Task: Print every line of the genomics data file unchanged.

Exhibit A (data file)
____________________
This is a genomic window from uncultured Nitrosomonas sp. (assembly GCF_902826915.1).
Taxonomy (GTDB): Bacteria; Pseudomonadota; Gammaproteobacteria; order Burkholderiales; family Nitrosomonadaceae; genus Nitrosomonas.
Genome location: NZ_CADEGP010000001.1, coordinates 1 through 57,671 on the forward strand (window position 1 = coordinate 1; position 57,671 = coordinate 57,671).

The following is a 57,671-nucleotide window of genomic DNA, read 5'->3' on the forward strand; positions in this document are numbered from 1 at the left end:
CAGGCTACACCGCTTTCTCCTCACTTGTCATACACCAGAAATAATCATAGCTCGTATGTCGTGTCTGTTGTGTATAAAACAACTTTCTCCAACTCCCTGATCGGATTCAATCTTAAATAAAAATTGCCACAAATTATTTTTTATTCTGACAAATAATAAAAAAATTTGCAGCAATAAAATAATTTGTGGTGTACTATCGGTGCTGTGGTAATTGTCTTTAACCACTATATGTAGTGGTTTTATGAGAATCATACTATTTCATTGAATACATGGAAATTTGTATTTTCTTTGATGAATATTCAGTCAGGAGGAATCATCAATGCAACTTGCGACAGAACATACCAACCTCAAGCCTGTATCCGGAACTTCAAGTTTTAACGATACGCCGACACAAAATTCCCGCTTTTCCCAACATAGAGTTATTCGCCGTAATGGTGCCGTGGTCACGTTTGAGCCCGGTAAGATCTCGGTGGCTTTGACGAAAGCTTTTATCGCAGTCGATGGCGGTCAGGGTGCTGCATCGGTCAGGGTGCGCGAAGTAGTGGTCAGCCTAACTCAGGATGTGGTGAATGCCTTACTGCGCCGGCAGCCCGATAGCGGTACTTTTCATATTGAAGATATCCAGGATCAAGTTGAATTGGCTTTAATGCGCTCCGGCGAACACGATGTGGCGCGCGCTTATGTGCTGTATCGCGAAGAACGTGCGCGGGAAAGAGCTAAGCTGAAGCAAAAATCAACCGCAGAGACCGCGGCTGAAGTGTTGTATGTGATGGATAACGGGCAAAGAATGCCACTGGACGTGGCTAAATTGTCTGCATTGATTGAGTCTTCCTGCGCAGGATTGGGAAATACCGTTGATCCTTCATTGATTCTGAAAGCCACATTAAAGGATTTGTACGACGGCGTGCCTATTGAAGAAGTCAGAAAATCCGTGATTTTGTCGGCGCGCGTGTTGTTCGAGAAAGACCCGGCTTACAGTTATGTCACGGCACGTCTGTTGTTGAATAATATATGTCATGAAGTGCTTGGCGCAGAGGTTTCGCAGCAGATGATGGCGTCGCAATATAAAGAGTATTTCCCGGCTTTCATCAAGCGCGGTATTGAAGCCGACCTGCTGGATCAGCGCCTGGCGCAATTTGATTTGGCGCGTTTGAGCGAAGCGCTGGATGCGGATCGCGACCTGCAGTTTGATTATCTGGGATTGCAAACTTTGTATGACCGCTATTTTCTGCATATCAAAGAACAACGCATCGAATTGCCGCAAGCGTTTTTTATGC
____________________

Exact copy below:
This is a genomic window from uncultured Nitrosomonas sp. (assembly GCF_902826915.1).
Taxonomy (GTDB): Bacteria; Pseudomonadota; Gammaproteobacteria; order Burkholderiales; family Nitrosomonadaceae; genus Nitrosomonas.
Genome location: NZ_CADEGP010000001.1, coordinates 1 through 57,671 on the forward strand (window position 1 = coordinate 1; position 57,671 = coordinate 57,671).

The following is a 57,671-nucleotide window of genomic DNA, read 5'->3' on the forward strand; positions in this document are numbered from 1 at the left end:
CAGGCTACACCGCTTTCTCCTCACTTGTCATACACCAGAAATAATCATAGCTCGTATGTCGTGTCTGTTGTGTATAAAACAACTTTCTCCAACTCCCTGATCGGATTCAATCTTAAATAAAAATTGCCACAAATTATTTTTTATTCTGACAAATAATAAAAAAATTTGCAGCAATAAAATAATTTGTGGTGTACTATCGGTGCTGTGGTAATTGTCTTTAACCACTATATGTAGTGGTTTTATGAGAATCATACTATTTCATTGAATACATGGAAATTTGTATTTTCTTTGATGAATATTCAGTCAGGAGGAATCATCAATGCAACTTGCGACAGAACATACCAACCTCAAGCCTGTATCCGGAACTTCAAGTTTTAACGATACGCCGACACAAAATTCCCGCTTTTCCCAACATAGAGTTATTCGCCGTAATGGTGCCGTGGTCACGTTTGAGCCCGGTAAGATCTCGGTGGCTTTGACGAAAGCTTTTATCGCAGTCGATGGCGGTCAGGGTGCTGCATCGGTCAGGGTGCGCGAAGTAGTGGTCAGCCTAACTCAGGATGTGGTGAATGCCTTACTGCGCCGGCAGCCCGATAGCGGTACTTTTCATATTGAAGATATCCAGGATCAAGTTGAATTGGCTTTAATGCGCTCCGGCGAACACGATGTGGCGCGCGCTTATGTGCTGTATCGCGAAGAACGTGCGCGGGAAAGAGCTAAGCTGAAGCAAAAATCAACCGCAGAGACCGCGGCTGAAGTGTTGTATGTGATGGATAACGGGCAAAGAATGCCACTGGACGTGGCTAAATTGTCTGCATTGATTGAGTCTTCCTGCGCAGGATTGGGAAATACCGTTGATCCTTCATTGATTCTGAAAGCCACATTAAAGGATTTGTACGACGGCGTGCCTATTGAAGAAGTCAGAAAATCCGTGATTTTGTCGGCGCGCGTGTTGTTCGAGAAAGACCCGGCTTACAGTTATGTCACGGCACGTCTGTTGTTGAATAATATATGTCATGAAGTGCTTGGCGCAGAGGTTTCGCAGCAGATGATGGCGTCGCAATATAAAGAGTATTTCCCGGCTTTCATCAAGCGCGGTATTGAAGCCGACCTGCTGGATCAGCGCCTGGCGCAATTTGATTTGGCGCGTTTGAGCGAAGCGCTGGATGCGGATCGCGACCTGCAGTTTGATTATCTGGGATTGCAAACTTTGTATGACCGCTATTTTCTGCATATCAAAGAACAACGCATCGAATTGCCGCAAGCGTTTTTTATGC